Evaluation of a Pilot Study to Standardize Social Determinants of Health Data Collection within an Integrated, Multi-Specialty Healthcare System
Public Health and Recreation
AcademyHealth Annual Research Meeting
Research Objective: As part of the work to address health inequities within an integrated health system in Northern California, Sutter Health implemented an 11-question paper questionnaire and standard work to gather patient information on social determinants of health (SDOH). The eight SDOH domains were alcohol, financial, transportation, physical activity, stress, social connections, intimate partner violence, and depression. The information was integrated into the electronic health record (EHR). This studyevaluated a pilot project within an outpatient clinic in order to inform best practices and the standardization of SDOH data collection throughout the system.
Study Design: This cross-sectional evaluation was grounded in the Reach, Effectiveness, Adoption, Implementation, and Maintenance (RE-AIM) framework. The evaluation assessed elements of the reach, effectiveness, adoption, and implementation of the SDOH questionnaire and standard work and observed differences across patient sociodemographic groups. All patients receiving a Medicare wellness, adult annual, or new patient visit at the clinic during the five-week period (February-March, 2020) were eligible to participate in the pilot, and a comparison group of eligible patients from the same time period in 2019 was identified. Sociodemographic data (age, gender, race/ethnicity, and payment type), visit type, length of visit, and responses to SDOH questions were extracted from the EHR. A survey was administered at the end of the pilot to assess staff’s perspectives on acceptability and utility of the questionnaire and the impact on workflow. Descriptive and bivariate statistical analyses were conducted.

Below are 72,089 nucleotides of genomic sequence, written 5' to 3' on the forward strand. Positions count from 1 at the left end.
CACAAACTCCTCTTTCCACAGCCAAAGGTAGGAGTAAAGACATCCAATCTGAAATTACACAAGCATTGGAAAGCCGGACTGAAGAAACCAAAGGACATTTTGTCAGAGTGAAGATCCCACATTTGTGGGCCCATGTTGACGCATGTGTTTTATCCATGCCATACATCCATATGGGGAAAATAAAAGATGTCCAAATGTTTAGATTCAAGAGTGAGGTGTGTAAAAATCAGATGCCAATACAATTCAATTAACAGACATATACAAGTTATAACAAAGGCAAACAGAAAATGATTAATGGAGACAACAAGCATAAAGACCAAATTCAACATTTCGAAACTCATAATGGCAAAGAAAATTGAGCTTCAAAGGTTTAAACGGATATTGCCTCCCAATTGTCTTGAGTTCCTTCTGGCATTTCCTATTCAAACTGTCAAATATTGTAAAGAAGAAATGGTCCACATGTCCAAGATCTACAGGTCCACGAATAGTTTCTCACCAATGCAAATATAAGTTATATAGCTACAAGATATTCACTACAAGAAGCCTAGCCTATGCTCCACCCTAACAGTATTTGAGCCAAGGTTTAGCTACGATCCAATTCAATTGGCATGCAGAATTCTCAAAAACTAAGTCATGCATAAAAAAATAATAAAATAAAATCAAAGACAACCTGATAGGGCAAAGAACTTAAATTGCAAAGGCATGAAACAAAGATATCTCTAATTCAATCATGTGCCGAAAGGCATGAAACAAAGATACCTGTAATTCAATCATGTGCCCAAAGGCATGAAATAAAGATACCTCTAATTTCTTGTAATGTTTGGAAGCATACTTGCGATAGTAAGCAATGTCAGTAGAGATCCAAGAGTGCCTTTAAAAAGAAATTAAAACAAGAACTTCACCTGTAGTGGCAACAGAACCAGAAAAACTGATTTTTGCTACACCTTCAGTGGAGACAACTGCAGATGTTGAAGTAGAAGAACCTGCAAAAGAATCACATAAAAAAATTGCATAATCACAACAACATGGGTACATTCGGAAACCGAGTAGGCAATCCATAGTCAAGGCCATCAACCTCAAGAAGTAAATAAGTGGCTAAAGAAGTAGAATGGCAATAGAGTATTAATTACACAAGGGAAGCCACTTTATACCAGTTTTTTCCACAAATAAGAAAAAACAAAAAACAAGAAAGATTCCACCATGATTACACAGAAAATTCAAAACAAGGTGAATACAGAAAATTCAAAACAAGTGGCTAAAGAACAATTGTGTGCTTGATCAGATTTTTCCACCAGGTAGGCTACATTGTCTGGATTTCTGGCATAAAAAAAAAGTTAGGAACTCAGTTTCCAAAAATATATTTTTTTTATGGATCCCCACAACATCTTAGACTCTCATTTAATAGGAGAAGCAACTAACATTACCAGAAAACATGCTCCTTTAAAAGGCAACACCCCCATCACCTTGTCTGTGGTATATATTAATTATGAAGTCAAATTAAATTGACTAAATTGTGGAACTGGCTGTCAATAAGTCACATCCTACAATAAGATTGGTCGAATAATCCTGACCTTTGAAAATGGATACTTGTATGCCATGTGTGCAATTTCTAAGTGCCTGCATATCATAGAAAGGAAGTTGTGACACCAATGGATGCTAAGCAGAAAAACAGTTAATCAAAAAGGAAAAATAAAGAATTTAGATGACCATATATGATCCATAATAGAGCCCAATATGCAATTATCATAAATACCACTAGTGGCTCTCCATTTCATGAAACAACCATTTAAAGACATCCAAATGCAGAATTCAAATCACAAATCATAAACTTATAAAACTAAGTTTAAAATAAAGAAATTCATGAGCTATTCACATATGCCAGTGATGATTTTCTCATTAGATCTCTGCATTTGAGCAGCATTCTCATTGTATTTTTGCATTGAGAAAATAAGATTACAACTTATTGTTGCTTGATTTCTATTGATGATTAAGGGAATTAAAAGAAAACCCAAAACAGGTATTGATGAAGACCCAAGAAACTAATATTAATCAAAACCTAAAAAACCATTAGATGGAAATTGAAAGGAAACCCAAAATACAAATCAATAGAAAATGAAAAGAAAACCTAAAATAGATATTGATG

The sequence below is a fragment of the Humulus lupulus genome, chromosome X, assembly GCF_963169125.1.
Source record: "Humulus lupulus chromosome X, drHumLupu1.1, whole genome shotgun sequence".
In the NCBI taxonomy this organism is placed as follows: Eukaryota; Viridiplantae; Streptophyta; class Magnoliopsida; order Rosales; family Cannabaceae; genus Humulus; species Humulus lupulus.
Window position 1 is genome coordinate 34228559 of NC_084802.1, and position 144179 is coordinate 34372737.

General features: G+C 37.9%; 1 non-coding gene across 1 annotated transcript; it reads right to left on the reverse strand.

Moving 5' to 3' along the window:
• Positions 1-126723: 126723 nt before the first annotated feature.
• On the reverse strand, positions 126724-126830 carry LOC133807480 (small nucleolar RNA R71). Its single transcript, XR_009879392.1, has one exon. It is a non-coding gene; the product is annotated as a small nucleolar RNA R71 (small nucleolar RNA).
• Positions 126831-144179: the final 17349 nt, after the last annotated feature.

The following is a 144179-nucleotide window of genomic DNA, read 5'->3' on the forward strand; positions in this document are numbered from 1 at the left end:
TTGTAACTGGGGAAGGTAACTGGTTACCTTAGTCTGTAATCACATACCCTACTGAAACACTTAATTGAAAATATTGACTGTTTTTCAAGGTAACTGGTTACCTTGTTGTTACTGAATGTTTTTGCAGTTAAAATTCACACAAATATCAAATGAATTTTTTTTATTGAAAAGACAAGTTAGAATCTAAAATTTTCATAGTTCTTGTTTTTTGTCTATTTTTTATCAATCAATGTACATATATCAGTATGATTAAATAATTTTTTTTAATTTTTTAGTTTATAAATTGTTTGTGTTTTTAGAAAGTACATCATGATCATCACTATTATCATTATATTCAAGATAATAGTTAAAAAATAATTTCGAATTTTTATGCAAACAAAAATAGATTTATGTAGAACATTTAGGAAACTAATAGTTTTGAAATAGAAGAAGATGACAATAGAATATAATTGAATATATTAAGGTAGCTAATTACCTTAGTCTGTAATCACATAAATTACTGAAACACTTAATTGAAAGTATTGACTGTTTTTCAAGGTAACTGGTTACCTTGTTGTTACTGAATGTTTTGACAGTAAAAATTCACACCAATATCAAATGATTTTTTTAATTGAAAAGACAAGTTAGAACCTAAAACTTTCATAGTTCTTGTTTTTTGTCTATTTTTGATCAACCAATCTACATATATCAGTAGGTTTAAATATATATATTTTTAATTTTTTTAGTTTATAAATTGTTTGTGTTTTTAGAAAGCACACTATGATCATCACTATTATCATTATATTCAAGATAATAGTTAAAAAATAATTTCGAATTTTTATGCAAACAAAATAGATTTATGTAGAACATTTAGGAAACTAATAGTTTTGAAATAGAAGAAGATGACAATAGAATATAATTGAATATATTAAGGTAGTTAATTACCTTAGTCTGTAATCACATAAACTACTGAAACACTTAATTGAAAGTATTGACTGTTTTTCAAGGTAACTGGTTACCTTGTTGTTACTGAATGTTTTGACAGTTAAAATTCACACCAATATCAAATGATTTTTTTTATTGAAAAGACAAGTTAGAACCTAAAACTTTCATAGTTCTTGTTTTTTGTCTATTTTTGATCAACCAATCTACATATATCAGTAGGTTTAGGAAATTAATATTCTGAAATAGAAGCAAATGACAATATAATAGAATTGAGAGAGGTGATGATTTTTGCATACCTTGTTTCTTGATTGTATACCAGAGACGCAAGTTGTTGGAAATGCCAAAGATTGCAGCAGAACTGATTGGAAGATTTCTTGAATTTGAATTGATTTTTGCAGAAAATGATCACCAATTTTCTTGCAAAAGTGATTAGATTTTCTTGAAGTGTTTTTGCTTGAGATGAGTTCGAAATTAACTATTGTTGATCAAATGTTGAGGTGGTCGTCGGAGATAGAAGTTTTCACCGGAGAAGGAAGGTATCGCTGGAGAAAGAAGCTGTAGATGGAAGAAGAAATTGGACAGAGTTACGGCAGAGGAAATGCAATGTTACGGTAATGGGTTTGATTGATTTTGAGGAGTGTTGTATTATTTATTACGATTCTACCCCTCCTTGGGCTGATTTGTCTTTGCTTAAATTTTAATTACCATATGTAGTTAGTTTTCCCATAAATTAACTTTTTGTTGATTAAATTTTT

Population Studied: Patients receiving a Medicare wellness, adult annual, or new patient visit at the outpatient clinic.
Principal Findings: 289 patients were eligible for the pilot. Sociodemographic characteristics of the pilot patients were similar to those of the 2019 comparison group. Responsiveness by domain ranged from 55% to 67%, except for depression. Half of the patients had at least one identified social need, the most common social needs being stress, physical activities, alcohol, and social connections. Differences in social needs for physical activities and intimate partner violence across sociodemographic groups were found. Average length of visit increased by 1.7 minutes between 2019 (38.0 minutes) and 2020 (38.7 minutes). Visit lengths were longer among older patients and patients having public insurance. Most staff agreed that collecting SDOH data was relevant and accepted the SDOH questionnaire and workflow but highlighted opportunities for improvement in training and connecting patients to resources.
Conclusions: Using evidence-based SDOH questions embedded within EHR systems with associated workflow changes was effective in gathering patient SDOH information and identifying social needs in outpatient setting within Sutter Health. Future studies should use qualitative data to further understand patient and staff experiences with collecting SDOH information in healthcare settings.
Implications for Policy or Practice: This study provides insights into the process of creating an outpatient SDOH intervention in an integrated health system and can inform the standardization of SDOH data collection and use in other clinical settings. The evaluation demonstrates the utility of considering implementation in the developmental stages of an intervention.
Rachel Berkowitz, Linh Bui, Zijun Shen, Alice Pressman, Maria Moreno, Stephanie Brown, Anne Nilon, Chris Miller-Rosales, and Kristen Azar. "Evaluation of a Pilot Study to Standardize Social Determinants of Health Data Collection within an Integrated, Multi-Specialty Healthcare System" AcademyHealth Annual Research Meeting (2021).